One point we may wonder about, another we shouldn’t have to
I sorta get that keeping personal notes helps some people work through their feelings, but what does publishing personal stuff add to the process? Except to make private feelings public and thus liable to response from others? I don’t journal, if I did I would not publish it, and if others do and publish it, I usually skip to the next item. But when that personal-and-published stuff (a) involves the Catholic Faith and (b) gets picked up by Catholic websites, as did Rita Davis’ remarks on being a pastor’s wife, I feel free to respond. Davis’ essay—and I know about her only what’s in her essay—occasions two points on matters that might cause confusion among Catholics.
1. Everything about Davis’ column tends toward “I grew up Catholic, but …”. It’s become a tired refrain. But the fact that something is common does not make it trivial. Part of the New Evangelization is, I think, going to be a more direct affirmation that membership in the Church is important. Yes, we’ll trip over ourselves immediately adding that membership in the Church is not everything; but we can’t continue to be shy about stating, plainly and firmly, that membership in the Church is a something, and that it’s a pretty important something. Here’s hoping that Davis has, all along, maintained her communion with the Church (Canon 209, Lumen gentium 14) or that she will quickly repair it.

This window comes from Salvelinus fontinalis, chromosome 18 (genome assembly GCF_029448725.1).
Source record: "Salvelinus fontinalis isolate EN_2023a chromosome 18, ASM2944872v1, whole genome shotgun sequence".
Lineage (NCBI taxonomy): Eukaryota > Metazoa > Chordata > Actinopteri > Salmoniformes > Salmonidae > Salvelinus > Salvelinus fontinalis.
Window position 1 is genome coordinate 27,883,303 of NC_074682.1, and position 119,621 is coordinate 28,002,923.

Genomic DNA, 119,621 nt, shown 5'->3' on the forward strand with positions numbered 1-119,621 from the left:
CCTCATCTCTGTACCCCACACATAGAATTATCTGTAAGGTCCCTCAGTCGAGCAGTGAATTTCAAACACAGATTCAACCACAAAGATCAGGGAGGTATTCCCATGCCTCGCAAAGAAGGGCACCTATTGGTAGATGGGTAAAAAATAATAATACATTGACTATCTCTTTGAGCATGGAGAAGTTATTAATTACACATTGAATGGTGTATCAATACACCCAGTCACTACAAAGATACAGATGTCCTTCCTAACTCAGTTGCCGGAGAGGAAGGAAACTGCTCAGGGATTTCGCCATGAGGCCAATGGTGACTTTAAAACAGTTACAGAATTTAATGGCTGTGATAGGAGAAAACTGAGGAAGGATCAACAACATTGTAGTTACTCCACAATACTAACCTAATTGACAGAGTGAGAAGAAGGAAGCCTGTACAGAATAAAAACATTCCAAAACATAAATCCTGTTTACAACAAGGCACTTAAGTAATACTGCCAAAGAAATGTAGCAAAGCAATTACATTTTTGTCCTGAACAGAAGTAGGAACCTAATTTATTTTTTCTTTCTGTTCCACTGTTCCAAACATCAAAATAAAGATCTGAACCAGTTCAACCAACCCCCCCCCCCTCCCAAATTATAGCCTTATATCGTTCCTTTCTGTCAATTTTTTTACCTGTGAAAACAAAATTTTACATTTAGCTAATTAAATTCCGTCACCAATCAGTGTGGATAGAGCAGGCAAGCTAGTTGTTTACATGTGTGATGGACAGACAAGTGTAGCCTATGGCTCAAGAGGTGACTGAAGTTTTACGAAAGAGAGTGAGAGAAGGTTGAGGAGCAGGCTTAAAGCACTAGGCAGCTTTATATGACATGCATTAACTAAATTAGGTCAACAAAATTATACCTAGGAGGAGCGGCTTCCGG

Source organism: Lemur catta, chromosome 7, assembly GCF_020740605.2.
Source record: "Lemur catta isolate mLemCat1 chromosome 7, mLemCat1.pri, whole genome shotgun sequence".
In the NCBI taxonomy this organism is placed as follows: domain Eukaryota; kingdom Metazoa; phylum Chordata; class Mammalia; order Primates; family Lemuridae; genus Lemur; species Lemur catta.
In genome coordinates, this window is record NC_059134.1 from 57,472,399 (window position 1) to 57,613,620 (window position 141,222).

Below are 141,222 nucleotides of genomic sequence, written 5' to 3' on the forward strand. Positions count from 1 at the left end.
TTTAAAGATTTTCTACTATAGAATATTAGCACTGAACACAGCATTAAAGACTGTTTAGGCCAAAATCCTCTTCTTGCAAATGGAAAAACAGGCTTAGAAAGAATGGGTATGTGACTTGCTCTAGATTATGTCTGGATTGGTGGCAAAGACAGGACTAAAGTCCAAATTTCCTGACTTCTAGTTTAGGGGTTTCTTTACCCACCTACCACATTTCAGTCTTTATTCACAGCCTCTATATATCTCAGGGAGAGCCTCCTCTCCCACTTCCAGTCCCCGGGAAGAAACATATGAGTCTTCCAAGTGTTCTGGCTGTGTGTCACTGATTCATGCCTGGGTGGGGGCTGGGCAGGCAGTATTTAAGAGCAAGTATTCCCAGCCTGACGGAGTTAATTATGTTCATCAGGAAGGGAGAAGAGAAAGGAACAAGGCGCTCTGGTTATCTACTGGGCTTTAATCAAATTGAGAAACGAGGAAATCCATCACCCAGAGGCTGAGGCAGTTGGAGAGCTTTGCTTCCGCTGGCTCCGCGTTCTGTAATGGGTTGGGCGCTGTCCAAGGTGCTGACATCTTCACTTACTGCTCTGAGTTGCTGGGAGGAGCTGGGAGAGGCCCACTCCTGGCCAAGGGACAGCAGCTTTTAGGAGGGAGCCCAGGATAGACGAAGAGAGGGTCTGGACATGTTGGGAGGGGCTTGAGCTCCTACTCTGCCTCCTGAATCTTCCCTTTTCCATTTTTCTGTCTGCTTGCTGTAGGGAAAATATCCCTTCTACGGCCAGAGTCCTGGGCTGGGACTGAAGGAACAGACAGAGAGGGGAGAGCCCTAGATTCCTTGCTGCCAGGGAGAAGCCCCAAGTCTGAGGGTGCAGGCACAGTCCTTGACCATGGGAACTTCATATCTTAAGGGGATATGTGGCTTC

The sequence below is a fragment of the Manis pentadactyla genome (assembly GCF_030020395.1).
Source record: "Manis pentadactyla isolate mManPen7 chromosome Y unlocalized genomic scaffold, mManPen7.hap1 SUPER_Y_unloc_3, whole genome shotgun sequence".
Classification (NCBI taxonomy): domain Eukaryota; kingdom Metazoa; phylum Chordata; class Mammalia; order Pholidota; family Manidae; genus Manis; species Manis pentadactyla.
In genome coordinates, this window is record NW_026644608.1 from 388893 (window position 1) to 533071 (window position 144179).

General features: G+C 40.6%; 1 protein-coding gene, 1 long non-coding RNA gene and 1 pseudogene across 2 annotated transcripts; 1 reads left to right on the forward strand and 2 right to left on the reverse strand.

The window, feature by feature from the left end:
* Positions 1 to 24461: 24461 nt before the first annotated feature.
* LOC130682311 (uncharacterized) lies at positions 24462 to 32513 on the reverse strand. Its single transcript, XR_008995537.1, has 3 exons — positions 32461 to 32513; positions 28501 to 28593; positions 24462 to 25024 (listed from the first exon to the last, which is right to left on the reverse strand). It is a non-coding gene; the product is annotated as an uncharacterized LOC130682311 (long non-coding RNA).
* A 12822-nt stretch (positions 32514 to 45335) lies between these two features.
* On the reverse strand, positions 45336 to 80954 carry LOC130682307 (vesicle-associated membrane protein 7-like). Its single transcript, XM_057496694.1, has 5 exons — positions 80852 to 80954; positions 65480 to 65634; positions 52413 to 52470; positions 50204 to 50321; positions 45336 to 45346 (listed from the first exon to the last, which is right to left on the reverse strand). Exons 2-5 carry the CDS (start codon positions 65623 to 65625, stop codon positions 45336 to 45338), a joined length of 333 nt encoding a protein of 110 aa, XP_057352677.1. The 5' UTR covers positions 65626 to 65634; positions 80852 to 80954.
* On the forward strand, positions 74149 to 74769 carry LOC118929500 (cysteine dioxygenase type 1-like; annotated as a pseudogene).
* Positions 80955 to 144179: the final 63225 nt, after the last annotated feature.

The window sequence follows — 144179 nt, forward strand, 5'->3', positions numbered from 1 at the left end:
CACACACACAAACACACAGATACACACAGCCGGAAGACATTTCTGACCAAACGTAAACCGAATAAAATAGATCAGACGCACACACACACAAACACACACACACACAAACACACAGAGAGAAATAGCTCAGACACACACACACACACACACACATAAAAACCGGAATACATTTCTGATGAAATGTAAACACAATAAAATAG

2. Nothing in Davis’ column indicates that she married in the Catholic Church. Now, Canon Law Blog readers will know that this point really bugs me, because I hold that it shouldn’t matter how a Catholic marries (provided only that some provable exchange of consent between eligible parties took place). But the requirement of canonical form, which binds Catholics to marry in accord with form (or be dispensed from it) does not let me conclude that a Catholic is married when, as seems likely here, they observed a non-Catholic rite. Here’s hoping that Davis married according to form, or was dispensed from it, or will take the few steps necessary to convalidate what seems like a happy marriage—and that the outdated requirement of canonical form be dropped at the earliest practicable time.